by Gigi Ibrahim
This article was originally published in February, 2012 - before my blog had any readers. I thought this post deserved another shot - enjoy.
9 Things to Tell Your Teachers About Social Media
Teachers are always looking for guidance about how to interact with students online. Social Media provides valuable two-way communication between teachers and their students but district policies are often non-existent or vaguely written. Many teachers guess at what to do or ignore social media all together.
Don’t let your teachers ignore the benefits of social media, start the conversation and help get them started.
1. Separate your Personal and Your Professional
You would never tell your class about the kegger you went to on Friday so why let them see the pictures on your Facebook page? Consider creating separate pages for school use.
2. Write - Edit - Write Again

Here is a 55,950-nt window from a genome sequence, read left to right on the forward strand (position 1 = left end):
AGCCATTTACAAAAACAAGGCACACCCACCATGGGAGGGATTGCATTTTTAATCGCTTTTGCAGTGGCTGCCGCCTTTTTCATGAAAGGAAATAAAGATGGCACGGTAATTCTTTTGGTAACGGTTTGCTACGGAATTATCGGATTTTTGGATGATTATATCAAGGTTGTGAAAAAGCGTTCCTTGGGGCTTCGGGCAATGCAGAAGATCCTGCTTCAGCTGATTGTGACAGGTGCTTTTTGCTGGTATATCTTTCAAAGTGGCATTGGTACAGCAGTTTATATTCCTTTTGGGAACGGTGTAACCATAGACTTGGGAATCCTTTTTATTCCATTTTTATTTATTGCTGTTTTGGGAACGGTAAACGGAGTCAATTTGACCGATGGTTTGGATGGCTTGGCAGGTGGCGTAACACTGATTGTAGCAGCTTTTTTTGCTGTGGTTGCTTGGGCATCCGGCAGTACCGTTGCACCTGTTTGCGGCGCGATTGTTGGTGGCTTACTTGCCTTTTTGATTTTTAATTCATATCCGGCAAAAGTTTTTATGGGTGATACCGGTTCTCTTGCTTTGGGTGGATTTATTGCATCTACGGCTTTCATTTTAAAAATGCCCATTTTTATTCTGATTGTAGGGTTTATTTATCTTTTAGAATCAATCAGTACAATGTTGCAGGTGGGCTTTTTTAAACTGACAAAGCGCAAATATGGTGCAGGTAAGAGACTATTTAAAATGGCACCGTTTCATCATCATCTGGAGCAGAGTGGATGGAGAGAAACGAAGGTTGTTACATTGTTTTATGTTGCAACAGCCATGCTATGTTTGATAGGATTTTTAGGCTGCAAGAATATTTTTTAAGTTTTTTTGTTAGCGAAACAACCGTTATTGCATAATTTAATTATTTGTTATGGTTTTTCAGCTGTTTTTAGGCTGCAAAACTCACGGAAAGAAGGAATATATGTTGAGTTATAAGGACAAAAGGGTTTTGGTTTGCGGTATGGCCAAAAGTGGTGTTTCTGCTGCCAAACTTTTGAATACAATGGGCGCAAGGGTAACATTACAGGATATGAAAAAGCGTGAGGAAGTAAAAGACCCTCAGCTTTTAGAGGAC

Check your work. Remember that everything you put online is there forever. Readers will give your writing a voice - make sure it’s a pleasant one. Actively moderate your page.
Keep your posts relevant to your class. Avoiding using your professional pages to air political or personal opinions.
4. Be Wary of Friending Students
I know sometimes this is avoidable but keep in mind that everything a friend posts has the potential to show up in your stream. Immediately delete or block any questionable material that shows up on your wall, stream, or channel.
5. Limit Interactions to Your Public Page
Don’t send private emails to your students. Keep all communications public; on those rare occasions when you send private emails, cc an administrator or parent.
6. Don’t Speak for Your School or Division
They pay people for that … stick to your class.
7. Don’t Reveal Confidential Information
8. Do Expand Your Classroom
Provide links, extra information, podcasts, materials, anything that will expand and add to what you do in the classroom.
9. Remember All Division Policies Apply
Despite what many believe, teachers can and do get fired for inappropriate online conduct. Always, always, always err on the side of caution.
This article was originally published in February, 2012 - before my blog had any readers. As I prepare to present on the importance of developing a PLN at VSTE 2012 in December, I am going back through and reviewing older posts on social media.